by Sierra Guardiola
As many people across the nation prepare for next Thursday’s festivities, they may also be thinking about a precursor holiday that has become synonymous with Thanksgiving: Friendsgiving.
I’m not sure where or who to credit the rise of Friendsgiving to. The first time I had seen this term come to life was on the sitcom How I Met Your Mother when the whole cast got together every year to celebrate. Marshall famously always provided the Gouda and Barney always awaited a slap in the face. However, it seems that there is no one particular instance that made this term have the weight it holds today. At first what seemed like a clever idea became a yearly tradition among friend groups. Holding a pre-thanksgiving celebration with friends in addition to a traditional family group celebration brings home the values people often associate with this holiday.
The way the holiday is traditionally celebrated, thanks is only given to members of a family. This may range from immediate relation to extended family, but still it usually doesn’t stretch beyond a bloodline. But if we are to really celebrate what this day is all about, that thanks does stretch beyond bloodlines. In fact, for many people, it may not include bloodlines at all but rather relationships that are so strong it’s as if they were family.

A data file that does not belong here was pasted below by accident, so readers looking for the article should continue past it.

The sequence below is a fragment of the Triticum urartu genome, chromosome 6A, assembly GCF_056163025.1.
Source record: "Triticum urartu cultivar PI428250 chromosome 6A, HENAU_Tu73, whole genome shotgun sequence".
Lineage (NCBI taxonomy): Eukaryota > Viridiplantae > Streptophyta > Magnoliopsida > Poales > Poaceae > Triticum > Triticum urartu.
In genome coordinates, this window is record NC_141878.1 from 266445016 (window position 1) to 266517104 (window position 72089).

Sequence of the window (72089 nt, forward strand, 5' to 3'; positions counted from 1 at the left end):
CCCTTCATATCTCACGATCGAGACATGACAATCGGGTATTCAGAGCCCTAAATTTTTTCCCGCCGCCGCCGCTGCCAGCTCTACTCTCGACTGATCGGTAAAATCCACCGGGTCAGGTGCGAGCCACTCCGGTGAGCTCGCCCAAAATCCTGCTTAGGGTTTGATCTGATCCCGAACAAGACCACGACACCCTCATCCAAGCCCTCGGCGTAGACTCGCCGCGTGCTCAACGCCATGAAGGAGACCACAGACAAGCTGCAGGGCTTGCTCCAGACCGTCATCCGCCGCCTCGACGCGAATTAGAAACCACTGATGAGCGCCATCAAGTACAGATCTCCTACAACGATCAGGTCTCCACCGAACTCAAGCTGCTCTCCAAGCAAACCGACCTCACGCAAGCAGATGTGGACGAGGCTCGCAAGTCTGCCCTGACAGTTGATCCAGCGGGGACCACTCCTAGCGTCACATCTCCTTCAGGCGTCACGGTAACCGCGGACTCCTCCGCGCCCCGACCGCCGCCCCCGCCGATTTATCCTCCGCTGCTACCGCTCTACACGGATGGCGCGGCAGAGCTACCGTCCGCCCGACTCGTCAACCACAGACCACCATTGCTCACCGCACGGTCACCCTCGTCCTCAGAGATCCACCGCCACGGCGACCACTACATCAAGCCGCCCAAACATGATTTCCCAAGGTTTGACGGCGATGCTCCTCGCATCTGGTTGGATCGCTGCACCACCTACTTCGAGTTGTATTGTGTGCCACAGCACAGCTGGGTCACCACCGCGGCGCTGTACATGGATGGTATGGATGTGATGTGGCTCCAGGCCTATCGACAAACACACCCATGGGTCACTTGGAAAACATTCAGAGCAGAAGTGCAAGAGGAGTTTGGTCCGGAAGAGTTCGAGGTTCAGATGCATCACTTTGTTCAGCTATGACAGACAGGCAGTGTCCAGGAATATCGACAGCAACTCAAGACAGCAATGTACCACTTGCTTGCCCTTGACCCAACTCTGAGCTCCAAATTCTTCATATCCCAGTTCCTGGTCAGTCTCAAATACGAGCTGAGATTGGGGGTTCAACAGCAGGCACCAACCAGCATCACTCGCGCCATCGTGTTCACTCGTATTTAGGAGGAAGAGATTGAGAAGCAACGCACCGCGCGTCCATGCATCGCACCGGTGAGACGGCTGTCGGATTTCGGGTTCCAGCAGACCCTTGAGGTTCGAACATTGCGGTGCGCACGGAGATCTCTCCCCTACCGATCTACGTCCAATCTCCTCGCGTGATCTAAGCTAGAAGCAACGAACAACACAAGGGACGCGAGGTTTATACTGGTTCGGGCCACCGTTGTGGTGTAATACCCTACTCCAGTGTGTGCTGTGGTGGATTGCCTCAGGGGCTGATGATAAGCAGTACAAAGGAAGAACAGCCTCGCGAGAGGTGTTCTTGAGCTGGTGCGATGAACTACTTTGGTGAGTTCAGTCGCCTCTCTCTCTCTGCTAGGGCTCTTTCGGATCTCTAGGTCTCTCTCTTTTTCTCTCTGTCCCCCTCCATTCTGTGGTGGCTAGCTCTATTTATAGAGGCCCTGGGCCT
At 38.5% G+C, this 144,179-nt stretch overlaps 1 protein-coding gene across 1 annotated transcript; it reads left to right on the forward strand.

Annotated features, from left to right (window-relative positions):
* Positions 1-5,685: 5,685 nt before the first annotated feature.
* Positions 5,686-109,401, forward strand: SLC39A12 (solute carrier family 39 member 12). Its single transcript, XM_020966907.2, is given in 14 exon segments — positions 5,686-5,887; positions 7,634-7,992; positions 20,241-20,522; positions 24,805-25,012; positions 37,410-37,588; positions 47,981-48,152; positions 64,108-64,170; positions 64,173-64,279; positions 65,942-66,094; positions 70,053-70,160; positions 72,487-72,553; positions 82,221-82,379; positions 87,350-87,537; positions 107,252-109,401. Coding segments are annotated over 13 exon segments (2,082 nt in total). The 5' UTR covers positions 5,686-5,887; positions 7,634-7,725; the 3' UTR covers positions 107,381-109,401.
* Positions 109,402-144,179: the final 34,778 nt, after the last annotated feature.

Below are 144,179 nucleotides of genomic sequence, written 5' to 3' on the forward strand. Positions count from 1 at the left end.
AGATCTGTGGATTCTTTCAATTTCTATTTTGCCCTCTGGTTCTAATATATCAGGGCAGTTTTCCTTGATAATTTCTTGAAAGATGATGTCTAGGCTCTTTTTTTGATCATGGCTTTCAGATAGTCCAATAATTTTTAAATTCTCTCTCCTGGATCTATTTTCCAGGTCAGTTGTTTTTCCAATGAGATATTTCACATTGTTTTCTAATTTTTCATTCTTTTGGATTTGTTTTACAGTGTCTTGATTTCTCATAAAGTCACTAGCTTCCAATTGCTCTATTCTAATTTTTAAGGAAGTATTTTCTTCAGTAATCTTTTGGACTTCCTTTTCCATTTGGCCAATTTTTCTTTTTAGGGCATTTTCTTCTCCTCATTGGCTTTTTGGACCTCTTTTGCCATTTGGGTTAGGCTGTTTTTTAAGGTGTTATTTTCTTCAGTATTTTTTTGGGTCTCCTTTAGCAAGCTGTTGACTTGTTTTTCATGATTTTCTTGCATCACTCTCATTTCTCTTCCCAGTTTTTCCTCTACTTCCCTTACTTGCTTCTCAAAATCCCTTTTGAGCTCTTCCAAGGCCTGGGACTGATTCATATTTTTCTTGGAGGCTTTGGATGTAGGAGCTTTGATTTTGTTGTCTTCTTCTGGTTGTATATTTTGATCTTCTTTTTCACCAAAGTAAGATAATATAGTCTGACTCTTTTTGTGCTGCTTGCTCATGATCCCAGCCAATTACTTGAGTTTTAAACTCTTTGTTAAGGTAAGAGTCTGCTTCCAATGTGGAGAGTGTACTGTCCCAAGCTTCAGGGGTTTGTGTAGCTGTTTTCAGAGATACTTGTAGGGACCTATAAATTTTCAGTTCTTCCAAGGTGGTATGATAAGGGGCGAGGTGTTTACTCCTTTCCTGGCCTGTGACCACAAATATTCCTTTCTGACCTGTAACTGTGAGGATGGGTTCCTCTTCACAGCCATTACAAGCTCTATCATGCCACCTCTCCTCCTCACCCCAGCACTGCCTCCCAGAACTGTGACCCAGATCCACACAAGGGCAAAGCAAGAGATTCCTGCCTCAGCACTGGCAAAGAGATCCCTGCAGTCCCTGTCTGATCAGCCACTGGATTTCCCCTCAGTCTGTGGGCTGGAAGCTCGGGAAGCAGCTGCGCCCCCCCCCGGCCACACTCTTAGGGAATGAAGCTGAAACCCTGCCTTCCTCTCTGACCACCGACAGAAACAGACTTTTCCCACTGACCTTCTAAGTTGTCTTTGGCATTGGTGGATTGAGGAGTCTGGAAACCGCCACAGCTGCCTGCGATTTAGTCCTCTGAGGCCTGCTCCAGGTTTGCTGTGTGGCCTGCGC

There is so much thanks to be given to people outside of your family tree. When I watched that first thanksgiving episode of How I Met Your Mother years ago, that’s exactly what I saw happening on screen. None of these people were related by blood, yet they shared a bond so deep and owed so much of who they had become to each other that they were the ones sitting around the table together on that fourth Thursday in November.
For many people, Friendsgiving can include celebrating with people in the community as well. Around the Finger Lakes, there are various events for just this reason at places like the Finger Lakes Tasting and Tap Room to celebrate the day and give thanks to those in the community that are tied together through friendship.
Sierra is a senior journalism major at Ithaca College. She is currently a freelancer for Hudson Valley Magazine and can also be seen in Real Simple. When she’s not writing, you can find her watching Parks and Rec or exploring the many hikes in the Ithaca region.